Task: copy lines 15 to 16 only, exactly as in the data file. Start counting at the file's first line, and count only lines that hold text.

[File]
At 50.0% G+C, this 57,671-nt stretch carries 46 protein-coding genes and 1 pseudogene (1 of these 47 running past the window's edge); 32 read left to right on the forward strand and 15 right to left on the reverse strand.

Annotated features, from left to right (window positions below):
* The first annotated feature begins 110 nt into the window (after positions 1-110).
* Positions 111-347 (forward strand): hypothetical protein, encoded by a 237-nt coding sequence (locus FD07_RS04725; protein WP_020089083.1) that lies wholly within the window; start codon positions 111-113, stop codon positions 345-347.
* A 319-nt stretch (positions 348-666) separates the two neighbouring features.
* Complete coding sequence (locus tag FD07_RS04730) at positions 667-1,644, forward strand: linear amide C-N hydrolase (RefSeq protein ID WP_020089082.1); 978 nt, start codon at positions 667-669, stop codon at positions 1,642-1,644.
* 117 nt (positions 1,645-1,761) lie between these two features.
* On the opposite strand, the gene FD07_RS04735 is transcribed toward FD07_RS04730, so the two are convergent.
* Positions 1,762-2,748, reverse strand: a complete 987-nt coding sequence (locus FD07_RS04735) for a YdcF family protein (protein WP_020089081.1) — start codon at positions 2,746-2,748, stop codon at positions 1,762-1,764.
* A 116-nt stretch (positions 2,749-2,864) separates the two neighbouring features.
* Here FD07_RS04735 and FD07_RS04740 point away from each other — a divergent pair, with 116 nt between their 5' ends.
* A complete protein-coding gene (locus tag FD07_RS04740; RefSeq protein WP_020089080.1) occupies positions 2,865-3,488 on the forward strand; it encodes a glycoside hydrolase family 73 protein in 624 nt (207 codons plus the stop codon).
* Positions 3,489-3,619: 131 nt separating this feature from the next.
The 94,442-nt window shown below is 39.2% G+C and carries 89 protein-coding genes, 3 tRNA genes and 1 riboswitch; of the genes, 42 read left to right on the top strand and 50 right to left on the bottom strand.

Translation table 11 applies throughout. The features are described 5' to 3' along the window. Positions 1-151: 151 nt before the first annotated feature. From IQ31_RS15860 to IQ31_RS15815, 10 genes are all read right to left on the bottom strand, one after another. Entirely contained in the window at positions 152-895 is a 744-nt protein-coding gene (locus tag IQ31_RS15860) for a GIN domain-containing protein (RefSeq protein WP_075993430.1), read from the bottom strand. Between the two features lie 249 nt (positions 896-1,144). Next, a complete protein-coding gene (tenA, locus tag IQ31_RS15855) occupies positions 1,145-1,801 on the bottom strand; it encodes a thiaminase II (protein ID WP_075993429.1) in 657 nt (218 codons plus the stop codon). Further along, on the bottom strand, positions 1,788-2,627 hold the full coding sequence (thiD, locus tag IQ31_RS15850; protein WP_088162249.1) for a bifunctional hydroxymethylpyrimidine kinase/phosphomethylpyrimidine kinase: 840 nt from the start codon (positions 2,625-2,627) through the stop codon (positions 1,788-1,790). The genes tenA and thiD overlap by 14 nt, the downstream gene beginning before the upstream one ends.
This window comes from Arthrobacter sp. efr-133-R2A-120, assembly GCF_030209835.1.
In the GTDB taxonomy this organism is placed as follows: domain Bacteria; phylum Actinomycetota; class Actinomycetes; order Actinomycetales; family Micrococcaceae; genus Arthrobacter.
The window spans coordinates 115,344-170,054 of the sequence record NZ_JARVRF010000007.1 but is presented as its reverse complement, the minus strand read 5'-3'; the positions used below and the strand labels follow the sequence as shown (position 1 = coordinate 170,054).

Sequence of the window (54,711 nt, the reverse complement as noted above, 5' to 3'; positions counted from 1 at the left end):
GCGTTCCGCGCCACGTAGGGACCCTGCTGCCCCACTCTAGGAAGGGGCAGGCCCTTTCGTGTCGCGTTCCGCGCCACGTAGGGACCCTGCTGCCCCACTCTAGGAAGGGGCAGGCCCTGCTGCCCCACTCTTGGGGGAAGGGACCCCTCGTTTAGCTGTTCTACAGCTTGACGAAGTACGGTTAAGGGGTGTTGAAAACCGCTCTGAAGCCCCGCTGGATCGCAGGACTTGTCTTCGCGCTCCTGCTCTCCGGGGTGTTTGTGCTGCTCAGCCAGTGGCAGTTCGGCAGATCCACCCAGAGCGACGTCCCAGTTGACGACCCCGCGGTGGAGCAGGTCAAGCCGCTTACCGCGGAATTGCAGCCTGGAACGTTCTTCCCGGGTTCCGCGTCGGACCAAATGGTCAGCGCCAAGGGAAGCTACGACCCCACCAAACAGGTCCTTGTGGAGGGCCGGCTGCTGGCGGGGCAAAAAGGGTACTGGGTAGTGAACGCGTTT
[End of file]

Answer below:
Translation table 11 applies throughout. The features are described 5' to 3' along the window. Positions 1-151: 151 nt before the first annotated feature. From IQ31_RS15860 to IQ31_RS15815, 10 genes are all read right to left on the bottom strand, one after another. Entirely contained in the window at positions 152-895 is a 744-nt protein-coding gene (locus tag IQ31_RS15860) for a GIN domain-containing protein (RefSeq protein WP_075993430.1), read from the bottom strand. Between the two features lie 249 nt (positions 896-1,144). Next, a complete protein-coding gene (tenA, locus tag IQ31_RS15855) occupies positions 1,145-1,801 on the bottom strand; it encodes a thiaminase II (protein ID WP_075993429.1) in 657 nt (218 codons plus the stop codon). Further along, on the bottom strand, positions 1,788-2,627 hold the full coding sequence (thiD, locus tag IQ31_RS15850; protein WP_088162249.1) for a bifunctional hydroxymethylpyrimidine kinase/phosphomethylpyrimidine kinase: 840 nt from the start codon (positions 2,625-2,627) through the stop codon (positions 1,788-1,790). The genes tenA and thiD overlap by 14 nt, the downstream gene beginning before the upstream one ends.
This window comes from Arthrobacter sp. efr-133-R2A-120, assembly GCF_030209835.1.